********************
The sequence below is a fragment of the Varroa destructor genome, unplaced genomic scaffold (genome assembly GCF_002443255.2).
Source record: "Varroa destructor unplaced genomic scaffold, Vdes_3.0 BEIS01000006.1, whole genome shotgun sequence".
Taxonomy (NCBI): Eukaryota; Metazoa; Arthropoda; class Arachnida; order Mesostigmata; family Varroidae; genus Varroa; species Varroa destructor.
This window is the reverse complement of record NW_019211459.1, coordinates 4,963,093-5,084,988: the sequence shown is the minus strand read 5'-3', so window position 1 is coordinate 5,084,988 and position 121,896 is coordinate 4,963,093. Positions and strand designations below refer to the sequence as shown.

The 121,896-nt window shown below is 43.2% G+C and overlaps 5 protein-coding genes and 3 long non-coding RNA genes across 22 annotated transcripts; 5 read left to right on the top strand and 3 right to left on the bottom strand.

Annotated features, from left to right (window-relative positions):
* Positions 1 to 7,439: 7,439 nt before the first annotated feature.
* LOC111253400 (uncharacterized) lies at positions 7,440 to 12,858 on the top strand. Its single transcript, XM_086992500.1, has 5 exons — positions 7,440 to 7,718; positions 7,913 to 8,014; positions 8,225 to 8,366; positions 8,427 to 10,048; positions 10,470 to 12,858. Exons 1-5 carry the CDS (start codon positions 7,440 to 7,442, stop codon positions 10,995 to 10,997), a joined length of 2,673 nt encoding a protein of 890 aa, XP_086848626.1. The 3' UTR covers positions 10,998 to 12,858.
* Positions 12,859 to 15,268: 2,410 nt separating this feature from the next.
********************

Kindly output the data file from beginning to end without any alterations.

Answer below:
The sequence below is a fragment of the Varroa destructor genome, unplaced genomic scaffold (genome assembly GCF_002443255.2).
Source record: "Varroa destructor unplaced genomic scaffold, Vdes_3.0 BEIS01000006.1, whole genome shotgun sequence".
Taxonomy (NCBI): Eukaryota; Metazoa; Arthropoda; class Arachnida; order Mesostigmata; family Varroidae; genus Varroa; species Varroa destructor.
This window is the reverse complement of record NW_019211459.1, coordinates 4,963,093-5,084,988: the sequence shown is the minus strand read 5'-3', so window position 1 is coordinate 5,084,988 and position 121,896 is coordinate 4,963,093. Positions and strand designations below refer to the sequence as shown.

The 121,896-nt window shown below is 43.2% G+C and overlaps 5 protein-coding genes and 3 long non-coding RNA genes across 22 annotated transcripts; 5 read left to right on the top strand and 3 right to left on the bottom strand.

Annotated features, from left to right (window-relative positions):
* Positions 1 to 7,439: 7,439 nt before the first annotated feature.
* LOC111253400 (uncharacterized) lies at positions 7,440 to 12,858 on the top strand. Its single transcript, XM_086992500.1, has 5 exons — positions 7,440 to 7,718; positions 7,913 to 8,014; positions 8,225 to 8,366; positions 8,427 to 10,048; positions 10,470 to 12,858. Exons 1-5 carry the CDS (start codon positions 7,440 to 7,442, stop codon positions 10,995 to 10,997), a joined length of 2,673 nt encoding a protein of 890 aa, XP_086848626.1. The 3' UTR covers positions 10,998 to 12,858.
* Positions 12,859 to 15,268: 2,410 nt separating this feature from the next.